The struggle for water in Malawi’s drought-stricken eastern region has hit women the hardest, destroying marriages and creating community tensions
It’s the hot, dry season in Malawi and the women of Chibisa village in the traditional authority of Jenala in Phalombe, located in Malawi’s eastern region, are distressed. Their problems are worsening; the water points they have been relying on are disappearing one by one. As the dry season rolls on, they find themselves having to walk to more distant water points.
The village is set in grey-clay soil that looks as if it might once have been swampy. But water has become scarcer in recent years and residents have been forced to dig shallow wells for themselves. Women, often carrying children, can be seen carrying litre buckets or jerrycans from some of the DIY wells.
Estelle Likoma, a 37-year-old resident, says water scarcity has been a long-standing problem there, but adds that the situation is now becoming critical. “Women have to fetch water for domestic purposes while their husbands wait at home after a day’s hard work,” she told Africa in Fact. “It is culturally unacceptable for men to be fetching water. It’s a woman’s show.”
Most women prefer to go to the nearest available well in the evening, as they have to do household chores, including working in their gardens, during the day. Generally, they leave their homes to fetch water at around 7pm, but due to long queues at the waterholes, some return home as late as 4am the following day.
Moving about at night, Likoma says, exposes them to all sorts of danger. There have been “countless” incidents of women being attacked by dogs and stung by scorpions, while others have suffered injuries walking in the dark. The village has no electricity and many women have only the moon or cell phone torches to rely on.
Some of the men, meanwhile, don’t believe that their spouses spend the night queuing for water, with the result that the water scarcity problem is threatening marriages. Likoma says she has had to resort to mediation by third parties to resolve the marital issues caused by the amount of time she has to spend in search of water.
“I honestly don’t have peace of mind in my (own) home. My husband is always annoyed when I tell him that I’m going to fetch water. He suspects I’m having an affair,” she says.
With everything she has to do in the household and garden, Likoma is constantly exhausted. Along with other women, she has sometimes had to snatch some sleep in the shade of a tree while waiting for her turn to get water.
Another woman from the district, Fanny Masika, 42, faced a similar problem, and was divorced two years ago, in early 2016, because of it. Her former husband told her that she was offering “too many excuses” about the time she was spending fetching water at night. She would leave her house after supper and return in the early hours of the following day. There was no choice; her family needed water. “He needed water to bathe and to drink, yet he couldn’t be patient with me,” she told Africa in Fact.
Masika still has to follow the same routine, but the waiting times at water wells are longer. Until about a year ago, the village had one reliable well, but 10 other villages also depended on it. Both Likoma and Masika found that they had to wait longer for their containers to fill, and then the well dried up.
When articles started appearing in the media in October 2016 about the village’s plight, an Islamic charity organisation, the Islamic Relief, had two boreholes dug, but they were unreliable. Sometimes they would produce a small amount of water, but then it would be too salty, or the boreholes would simply go dry.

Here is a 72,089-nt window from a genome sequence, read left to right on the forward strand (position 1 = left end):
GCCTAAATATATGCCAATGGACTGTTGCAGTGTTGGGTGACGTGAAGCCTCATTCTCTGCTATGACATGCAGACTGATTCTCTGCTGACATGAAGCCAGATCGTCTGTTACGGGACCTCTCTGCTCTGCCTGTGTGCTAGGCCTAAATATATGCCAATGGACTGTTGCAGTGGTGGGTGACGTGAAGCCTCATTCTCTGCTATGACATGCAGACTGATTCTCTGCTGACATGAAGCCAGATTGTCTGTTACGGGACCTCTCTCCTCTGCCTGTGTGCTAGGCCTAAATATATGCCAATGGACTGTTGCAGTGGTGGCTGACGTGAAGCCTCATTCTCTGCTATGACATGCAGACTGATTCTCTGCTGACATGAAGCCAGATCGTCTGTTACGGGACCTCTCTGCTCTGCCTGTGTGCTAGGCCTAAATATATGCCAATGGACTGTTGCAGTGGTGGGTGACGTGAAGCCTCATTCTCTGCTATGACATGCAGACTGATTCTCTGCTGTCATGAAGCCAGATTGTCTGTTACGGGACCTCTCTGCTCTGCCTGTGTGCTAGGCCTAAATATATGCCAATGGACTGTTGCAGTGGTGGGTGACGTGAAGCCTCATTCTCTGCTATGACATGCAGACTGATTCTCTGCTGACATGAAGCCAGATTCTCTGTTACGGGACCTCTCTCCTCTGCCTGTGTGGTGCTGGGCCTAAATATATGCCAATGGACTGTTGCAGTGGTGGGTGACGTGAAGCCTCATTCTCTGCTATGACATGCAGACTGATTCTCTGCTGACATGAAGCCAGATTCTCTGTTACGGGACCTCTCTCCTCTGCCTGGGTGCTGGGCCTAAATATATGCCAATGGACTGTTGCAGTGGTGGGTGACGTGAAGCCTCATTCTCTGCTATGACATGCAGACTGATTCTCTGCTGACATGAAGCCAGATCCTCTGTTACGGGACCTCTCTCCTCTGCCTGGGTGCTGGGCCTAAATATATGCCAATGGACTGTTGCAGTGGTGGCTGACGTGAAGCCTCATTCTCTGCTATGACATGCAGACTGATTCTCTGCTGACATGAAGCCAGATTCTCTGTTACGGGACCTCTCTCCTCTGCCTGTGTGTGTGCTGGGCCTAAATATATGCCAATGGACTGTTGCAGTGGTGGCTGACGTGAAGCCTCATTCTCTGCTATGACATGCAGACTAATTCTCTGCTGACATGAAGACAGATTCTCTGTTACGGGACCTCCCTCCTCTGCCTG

The women of the other villages in the district – Chibisa, Chirombo, Namatinkha, Mwerikhomo, Mzadwaza, Chitekesa, Nakhaonga, Mtikwa, Nayuma and Mmeza – have suffered similar problems for years. Not unexpectedly, the water shortage also generates conflict between the women who have to go and fetch it. The village headman of Chibisa, Charles Isa, 42, confirms that he has had to mediate in numerous marriage disputes that have arisen because of the water shortage.
Women fight over water every day, and marriages are threatened (by the problem),” he told Africa in Fact. Between September and October 2016, he says, he dealt with 10 cases of quarrels between women over water and two divorce cases related to the water crisis. Two marriages in the village have ended because of the same problem. Politicians have also used the water problem as a campaign tool to woo voters, with no action after elections, he says.
There is one borehole in the village, at Mianga primary school, but access is restricted as communities are not allowed to fetch water during school hours. Even so, it is in heavy demand after the school has closed. The treasurer of the Mianga school borehole committee, Dyson Mmeza, says the borehole regularly breaks down, due to over-use, and the committee usually struggles to raise funds to repair it.
“We have tried to introduce a fee per bucket or gallon but it has not worked out,” he says. “People don’t have money to buy water.” He adds that the committee has had training on how to maintain the borehole, but they also usually do not have money to buy spare parts.
Phalombe’s district water officer, Boston Tambala, confirmed that the district has a water problem. Among other things, he says, this is because the district often experiences floods, which damage water pipes or even wash them away. “It gets worse in the months of September to early November, the dry, hot season,” he told Africa in Fact. The council has drilled several boreholes but the water yield has been either salty or inconstant. The water table itself may have sunk, he says.